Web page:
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Oil, water, money and death in Yemen

12th May 2015 - Paul E Hardisty


The Abrupt Physics of DyingIn The Abrupt Physics of Dying, an engineer working for oil company in Yemen find himself taken hostage, caught up in a ruthless struggle between opposing armies, controllers of the country's oil wealth, Yemen's shadowy secret service and rival terrorist factions.


This gripping debut eco-thriller is largely based on the experiences of its author Paul E Hardisty. Here he explains how Yemen has become an unwitting battleground for conflict between the West and Islamic militants.



It is often said that the worst war is that waged between brothers. Once again, Yemen is descending into civil war. It is a tragedy. But it is nothing new. Yemenis have been fighting and dying for a long time now, decades. The roots of conflict in the Arabian Peninsula are as ancient as this beautiful, unforgiving land: a toxic brew of religion, oil, water, money, power, and centuries of foreign meddling.


My new novel, The Abrupt Physics of Dying, published by Orenda Books in London, is a literary thriller set during Yemen’s last civil war, in 1994. The book’s main character, Claymore Straker, is an engineer working in Yemen’s nascent petroleum industry. As the country descends into chaos, he comes face to face with a situation that challenges his carefully cultivated detachment, a distance born of his harrowing experiences fighting in the South African Army during the Border War of the 1980s. His day of reckoning has come. He must decide: fight for the lives of his friends and the poor villagers he has come to know and respect, or turn his back, do his job, collect his pay and get out.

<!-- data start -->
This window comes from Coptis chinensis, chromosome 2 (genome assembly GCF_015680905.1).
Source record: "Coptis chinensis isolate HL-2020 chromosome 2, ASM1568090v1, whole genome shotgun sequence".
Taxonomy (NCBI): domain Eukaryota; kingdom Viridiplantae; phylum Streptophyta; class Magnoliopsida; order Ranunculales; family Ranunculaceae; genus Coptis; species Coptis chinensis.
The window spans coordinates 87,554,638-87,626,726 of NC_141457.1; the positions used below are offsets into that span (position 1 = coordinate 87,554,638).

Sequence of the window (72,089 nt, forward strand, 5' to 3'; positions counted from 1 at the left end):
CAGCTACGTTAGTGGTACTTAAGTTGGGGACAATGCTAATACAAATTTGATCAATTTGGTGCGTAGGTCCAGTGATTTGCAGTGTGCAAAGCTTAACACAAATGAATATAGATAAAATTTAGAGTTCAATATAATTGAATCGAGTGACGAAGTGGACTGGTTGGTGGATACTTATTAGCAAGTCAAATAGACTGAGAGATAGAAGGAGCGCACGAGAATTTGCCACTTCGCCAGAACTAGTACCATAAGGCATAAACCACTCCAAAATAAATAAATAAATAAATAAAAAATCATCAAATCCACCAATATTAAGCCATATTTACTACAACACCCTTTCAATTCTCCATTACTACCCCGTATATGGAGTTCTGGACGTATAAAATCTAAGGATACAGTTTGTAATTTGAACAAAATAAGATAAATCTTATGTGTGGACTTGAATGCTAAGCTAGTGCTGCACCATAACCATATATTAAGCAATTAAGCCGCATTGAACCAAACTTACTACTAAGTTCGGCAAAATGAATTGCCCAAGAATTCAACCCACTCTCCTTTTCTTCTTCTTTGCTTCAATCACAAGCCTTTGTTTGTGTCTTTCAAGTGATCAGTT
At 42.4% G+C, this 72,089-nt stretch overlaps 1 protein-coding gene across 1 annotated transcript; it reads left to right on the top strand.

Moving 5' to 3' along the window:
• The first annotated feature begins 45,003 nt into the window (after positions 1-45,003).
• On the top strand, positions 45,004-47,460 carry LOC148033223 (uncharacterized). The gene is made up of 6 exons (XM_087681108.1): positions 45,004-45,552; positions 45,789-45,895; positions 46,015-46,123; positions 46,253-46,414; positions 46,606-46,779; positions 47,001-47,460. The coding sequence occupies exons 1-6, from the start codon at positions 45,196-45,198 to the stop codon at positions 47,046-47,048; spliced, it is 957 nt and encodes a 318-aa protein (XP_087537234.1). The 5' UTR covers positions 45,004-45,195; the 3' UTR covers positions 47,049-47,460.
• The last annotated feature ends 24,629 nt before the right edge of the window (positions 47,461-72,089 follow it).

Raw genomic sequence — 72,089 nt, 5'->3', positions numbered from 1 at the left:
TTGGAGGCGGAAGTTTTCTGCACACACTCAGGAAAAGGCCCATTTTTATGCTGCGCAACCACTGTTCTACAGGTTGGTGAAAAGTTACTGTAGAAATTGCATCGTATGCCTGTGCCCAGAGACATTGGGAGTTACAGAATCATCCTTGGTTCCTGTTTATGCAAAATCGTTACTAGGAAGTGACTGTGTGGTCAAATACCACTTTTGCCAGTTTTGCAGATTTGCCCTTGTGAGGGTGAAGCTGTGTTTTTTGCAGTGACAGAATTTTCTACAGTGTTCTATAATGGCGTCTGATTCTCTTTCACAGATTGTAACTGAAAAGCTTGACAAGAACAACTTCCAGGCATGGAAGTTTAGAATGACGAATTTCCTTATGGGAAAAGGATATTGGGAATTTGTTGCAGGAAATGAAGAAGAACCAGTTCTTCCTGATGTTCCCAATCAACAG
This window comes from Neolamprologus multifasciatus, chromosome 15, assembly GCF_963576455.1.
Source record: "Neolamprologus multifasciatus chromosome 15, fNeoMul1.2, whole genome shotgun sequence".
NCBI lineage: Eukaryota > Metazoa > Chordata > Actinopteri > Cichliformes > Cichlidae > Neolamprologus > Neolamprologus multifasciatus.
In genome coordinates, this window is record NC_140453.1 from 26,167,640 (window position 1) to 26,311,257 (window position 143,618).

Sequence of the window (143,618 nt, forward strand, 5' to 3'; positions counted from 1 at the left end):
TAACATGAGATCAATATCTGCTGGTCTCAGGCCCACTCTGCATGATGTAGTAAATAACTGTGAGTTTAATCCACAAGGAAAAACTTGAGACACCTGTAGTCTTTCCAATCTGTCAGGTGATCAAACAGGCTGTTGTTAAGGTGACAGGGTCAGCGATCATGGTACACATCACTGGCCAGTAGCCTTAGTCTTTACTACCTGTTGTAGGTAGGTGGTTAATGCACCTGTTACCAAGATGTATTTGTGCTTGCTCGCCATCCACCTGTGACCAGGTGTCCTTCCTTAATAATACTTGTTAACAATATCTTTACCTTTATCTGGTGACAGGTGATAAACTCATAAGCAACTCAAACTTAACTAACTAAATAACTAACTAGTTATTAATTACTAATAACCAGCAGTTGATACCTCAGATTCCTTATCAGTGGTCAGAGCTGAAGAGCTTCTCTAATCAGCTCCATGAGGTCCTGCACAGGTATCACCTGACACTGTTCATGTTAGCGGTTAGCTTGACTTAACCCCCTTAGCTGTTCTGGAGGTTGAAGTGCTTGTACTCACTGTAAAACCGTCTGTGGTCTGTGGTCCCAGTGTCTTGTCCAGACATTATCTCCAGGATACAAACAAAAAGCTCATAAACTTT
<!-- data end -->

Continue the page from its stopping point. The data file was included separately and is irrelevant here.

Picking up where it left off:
I've had wonderfully enthusiastic reviews: such ‘totally gripping’ (Peter James) and ‘an exhilarating white-knuckle ride’ (Crime Book Club). Sarah Ward at Crimepieces even compared the book favourably to Terry Hayes’ bestseller I am Pilgrim. I'm glad, because I have tried to create a thriller respectful of the places and people it portrays, as real as I could make it, but still fast, breakneck, with as much detail and meaning beneath the surface as the reader cares to delve into.


Much of what I describe in the book, the places, the fundamental technical issues that spark the crisis, are real, based on first-hand experiences I had while working in Yemen with the oil industry in the 1990s and 2000s. So much so that a colleague who’d just read the book emailed me from Kenya a few weeks ago and asked me what it felt like to commit professional suicide (he’d worked in Yemen with me for a while). I answered that right now, I don’t think anyone in Yemen will be paying much attention.


I first went to Yemen in 1990 with the UN, right after the First Gulf War. In retaliation for Yemen’s support of Saddam Hussein’s Iraq, Saudi Arabia had just expelled over a million Yemeni workers. The capital, Sana’a was a seething mass of angry unemployed youths. Within weeks I came face to face with what this kind of unrest does. The café I was in one evening was bombed. One moment you’re sitting there drinking your tea and the next the whole front of the place disappears in a hail of glass. Over the following months and years I was lucky enough to fly, drive, and walk across much of the country, discovering a place unforgettably beautiful and painfully cursed. And what I learned was that Yemenis, the vast majority of them, just want to be left alone.


But this is a hugely strategic place, and Yemen will not be left alone. It sits on the southern doorstep of the biggest oil producer on the planet, guards the entrance to the Red Sea. The Ottomans were here, the Egyptians, the Brits, the Soviet Union. Now the country is a proxy battleground between the West and Al Qaeda, frontline in the struggle between Shi’a Iran and Sunni Saudi Arabia. A place of shifting loyalties and uncertain alliances, of deep faith and vast desolate landscapes. This is the place where Claymore Straker must come to terms with his past, and find the courage to be the man he was always supposed to be. In that, he’s a lot like most of us.


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